Feb 19, 2021

Hobas Pipe USA Supports Critical San Antonio Infrastructure Project

Construction has begun on the largest and most complex sanitary sewer improvement project that the San Antonio, Texas Water System has taken on. 

sanitary sewer improvement

Construction has begun on the largest and most complex sanitary sewer improvement project that the San Antonio, Texas Water System (SAWS) has ever undertaken.

This “W-6 Upper Segment” main serves approximately 500,000 residents, a far larger and growing population than when the original line was installed. This section of sewer main has been called the city’s “most significant capacity constraint in the SAWS system," according to the press release.

For the massive five-mile long pipeline project, W-6 Upper Segment: US Hwy. 90 to SW Military Drive Sewer Main, the SAWS’ plan replaces the deteriorating and inadequate line with a product that are designed to last 100 years.

SAWS chose Hobas centrifugally cast fiberglass reinforced polymer mortar (CCFRPM) pipe due to the fiberglass pipe’s long life expectancy, corrosion resistance and ease of installation. Hobas has supplied CCFRPM pipe for more than 20 SAWS sewer projects since 2013.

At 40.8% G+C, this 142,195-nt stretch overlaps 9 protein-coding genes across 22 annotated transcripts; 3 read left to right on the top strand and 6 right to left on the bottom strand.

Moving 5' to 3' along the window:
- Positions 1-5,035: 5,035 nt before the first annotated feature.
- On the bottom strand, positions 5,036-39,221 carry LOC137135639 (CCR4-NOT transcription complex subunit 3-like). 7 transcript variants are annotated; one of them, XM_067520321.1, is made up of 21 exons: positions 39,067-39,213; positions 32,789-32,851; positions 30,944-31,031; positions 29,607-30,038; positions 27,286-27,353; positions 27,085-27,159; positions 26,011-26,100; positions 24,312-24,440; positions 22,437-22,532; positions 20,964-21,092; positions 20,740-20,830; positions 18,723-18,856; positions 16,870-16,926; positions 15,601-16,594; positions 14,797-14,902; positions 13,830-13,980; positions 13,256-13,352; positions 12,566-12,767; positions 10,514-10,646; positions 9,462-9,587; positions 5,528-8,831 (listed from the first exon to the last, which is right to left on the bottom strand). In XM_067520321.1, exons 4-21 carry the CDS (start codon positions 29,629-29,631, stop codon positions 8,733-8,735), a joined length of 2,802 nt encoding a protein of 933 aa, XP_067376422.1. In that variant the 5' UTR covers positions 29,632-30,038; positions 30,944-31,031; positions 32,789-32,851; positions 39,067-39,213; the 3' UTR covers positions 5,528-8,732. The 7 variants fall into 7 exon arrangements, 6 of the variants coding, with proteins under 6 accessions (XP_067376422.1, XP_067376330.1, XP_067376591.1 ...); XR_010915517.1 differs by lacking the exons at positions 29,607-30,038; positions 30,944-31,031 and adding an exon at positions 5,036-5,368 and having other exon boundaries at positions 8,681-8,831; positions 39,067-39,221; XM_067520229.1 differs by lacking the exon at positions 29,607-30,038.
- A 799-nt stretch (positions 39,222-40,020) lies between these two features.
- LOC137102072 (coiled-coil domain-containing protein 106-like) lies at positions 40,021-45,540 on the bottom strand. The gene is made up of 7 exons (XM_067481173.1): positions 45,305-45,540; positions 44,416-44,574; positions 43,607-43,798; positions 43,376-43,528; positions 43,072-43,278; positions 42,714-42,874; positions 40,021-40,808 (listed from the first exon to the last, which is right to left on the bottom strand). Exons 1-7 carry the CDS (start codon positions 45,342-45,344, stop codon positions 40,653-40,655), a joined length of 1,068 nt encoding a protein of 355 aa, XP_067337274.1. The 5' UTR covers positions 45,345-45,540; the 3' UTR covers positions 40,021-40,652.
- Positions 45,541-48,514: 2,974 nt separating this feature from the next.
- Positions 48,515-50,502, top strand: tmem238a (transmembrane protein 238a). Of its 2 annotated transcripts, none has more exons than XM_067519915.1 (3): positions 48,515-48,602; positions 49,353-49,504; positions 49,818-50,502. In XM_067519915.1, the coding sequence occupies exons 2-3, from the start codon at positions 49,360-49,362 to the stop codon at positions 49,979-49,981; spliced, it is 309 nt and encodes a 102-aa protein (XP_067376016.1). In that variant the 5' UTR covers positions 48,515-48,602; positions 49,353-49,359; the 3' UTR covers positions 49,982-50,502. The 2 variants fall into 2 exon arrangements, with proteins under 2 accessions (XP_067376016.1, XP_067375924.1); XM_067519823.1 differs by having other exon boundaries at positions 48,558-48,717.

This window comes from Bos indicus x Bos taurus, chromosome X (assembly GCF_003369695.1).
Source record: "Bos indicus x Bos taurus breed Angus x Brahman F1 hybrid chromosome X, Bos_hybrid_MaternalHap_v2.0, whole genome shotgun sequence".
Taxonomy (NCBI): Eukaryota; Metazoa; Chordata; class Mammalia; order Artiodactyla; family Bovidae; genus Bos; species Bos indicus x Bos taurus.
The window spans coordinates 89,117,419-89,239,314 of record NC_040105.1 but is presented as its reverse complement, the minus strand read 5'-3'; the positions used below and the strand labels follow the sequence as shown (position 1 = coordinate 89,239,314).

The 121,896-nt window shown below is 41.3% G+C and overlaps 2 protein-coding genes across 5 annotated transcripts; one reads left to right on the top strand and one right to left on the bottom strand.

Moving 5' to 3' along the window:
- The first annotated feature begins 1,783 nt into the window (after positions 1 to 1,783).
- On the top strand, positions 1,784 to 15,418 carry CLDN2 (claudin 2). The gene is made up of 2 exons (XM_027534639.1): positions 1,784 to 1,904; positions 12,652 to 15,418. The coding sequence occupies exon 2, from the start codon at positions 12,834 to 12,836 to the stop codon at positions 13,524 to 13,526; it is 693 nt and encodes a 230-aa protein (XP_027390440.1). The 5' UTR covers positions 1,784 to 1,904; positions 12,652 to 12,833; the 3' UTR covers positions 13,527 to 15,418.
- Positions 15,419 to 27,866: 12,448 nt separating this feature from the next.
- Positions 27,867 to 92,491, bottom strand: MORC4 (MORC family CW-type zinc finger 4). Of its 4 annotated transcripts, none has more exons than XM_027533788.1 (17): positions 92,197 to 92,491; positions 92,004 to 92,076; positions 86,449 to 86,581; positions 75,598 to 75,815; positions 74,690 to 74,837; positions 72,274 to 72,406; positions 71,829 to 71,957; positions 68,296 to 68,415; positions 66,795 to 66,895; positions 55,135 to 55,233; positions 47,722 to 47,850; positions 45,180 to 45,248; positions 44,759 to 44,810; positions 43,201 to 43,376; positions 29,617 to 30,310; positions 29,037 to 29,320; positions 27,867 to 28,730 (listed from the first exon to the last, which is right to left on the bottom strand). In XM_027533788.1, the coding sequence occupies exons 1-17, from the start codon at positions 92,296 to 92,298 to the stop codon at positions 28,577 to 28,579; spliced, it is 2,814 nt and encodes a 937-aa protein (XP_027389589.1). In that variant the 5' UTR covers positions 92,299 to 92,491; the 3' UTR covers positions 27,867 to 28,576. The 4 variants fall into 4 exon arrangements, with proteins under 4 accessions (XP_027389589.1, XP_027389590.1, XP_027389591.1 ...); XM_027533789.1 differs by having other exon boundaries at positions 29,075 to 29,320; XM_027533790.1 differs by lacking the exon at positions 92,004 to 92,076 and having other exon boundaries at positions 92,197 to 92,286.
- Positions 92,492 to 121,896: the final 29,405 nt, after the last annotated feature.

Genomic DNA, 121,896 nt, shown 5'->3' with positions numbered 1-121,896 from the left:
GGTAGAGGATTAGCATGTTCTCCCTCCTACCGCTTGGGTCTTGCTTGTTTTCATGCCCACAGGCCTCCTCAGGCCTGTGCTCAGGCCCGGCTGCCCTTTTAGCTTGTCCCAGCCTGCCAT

The W-6 Upper Segment project extends 5.5 miles, along US Hwy 90 from just east of Leon Creek to SW Military Drive, then southeastward along Military to the Pearsall Road intersection. The project will replace approximately 19,000 linear feet of existing 54-inch sanitary sewer main with 29,000 linear feet of 60-inch and 104-inch gravity sanitary sewer pipelines.

The project’s civil engineering firm of Kimley-Horn and Associates, Inc. completed the plans, according to the press release.

SAK will install approximately 26,750 linear feet of 104-inch diameter Hobas pipe via deep tunneling up to depths of 140 feet utilizing two full-faced tunnel boring machines (TBMs). An additional 2,250 linear feet of 60-inch Hobas pipe will be installed via tunneling along US Hwy 90. SAK will also construct a total of 9 shafts ranging from 33 to 143 feet in depth. The ultimate wastewater conveyance required for the project has been projected to be 137.6 million gallons per day (mgd) at Peak Wet Weather Flow (pwwf).

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